In June of 2019, a team of scientists released the results of a test designed to answer a remarkable question: Can frozen sperm cells be safely sent to space for future use? The results, as presented at the 35th Annual Meeting of the European Society of Human Reproduction and Embryology in Vienna, suggests that such storage is theoretically possible.
To test this theory, no sperm samples were actually launched into orbit like microscopic Buzz Aldrins. Instead, engineers put 10 healthy frozen sperm samples into a training aircraft that simulates gravitational conditions found in space. These samples were then subjected to this “microgravity” environment and compared to healthy samples stored under normal, Earth-bound conditions. After testing for motility, sperm concentration, morphology, and other factors, the results revealed no significant differences between the two sets of samples.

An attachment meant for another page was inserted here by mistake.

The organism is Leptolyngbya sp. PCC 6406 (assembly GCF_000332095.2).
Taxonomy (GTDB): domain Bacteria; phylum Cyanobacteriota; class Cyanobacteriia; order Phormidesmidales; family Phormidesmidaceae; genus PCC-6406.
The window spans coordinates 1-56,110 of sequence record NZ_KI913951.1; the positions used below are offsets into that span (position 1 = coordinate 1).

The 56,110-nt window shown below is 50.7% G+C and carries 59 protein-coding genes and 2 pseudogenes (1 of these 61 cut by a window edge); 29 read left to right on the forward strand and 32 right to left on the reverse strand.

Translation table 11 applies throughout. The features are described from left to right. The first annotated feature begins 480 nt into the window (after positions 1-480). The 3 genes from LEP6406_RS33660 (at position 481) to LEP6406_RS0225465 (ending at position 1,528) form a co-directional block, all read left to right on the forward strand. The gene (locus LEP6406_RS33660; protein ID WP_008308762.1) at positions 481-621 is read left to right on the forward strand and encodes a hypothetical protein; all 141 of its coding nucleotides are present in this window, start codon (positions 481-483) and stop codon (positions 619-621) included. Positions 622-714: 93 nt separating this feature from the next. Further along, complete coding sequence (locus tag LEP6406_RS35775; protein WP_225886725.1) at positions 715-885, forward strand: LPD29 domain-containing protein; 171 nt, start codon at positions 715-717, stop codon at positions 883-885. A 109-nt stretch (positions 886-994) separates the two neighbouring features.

For decades, tests have been done on the effects of lower gravity on human cardiovascular, nervous, reproductive, skeletal, and other systems. But specifically analyzing sperm samples under such conditions is new. For now, reproduction beyond Earth’s atmosphere remains the stuff of science fiction, yet this single study does support the theory that frozen sperm cells could be sent into space for safe storage and later use. Or as one scientist from the study concluded, “It’s not unreasonable to start thinking about the possibility of reproduction beyond the Earth.”
So while we won’t be opening a Seattle Sperm Bank clinic on the moon anytime soon, future space flights may offer chances to further test this fascinating idea.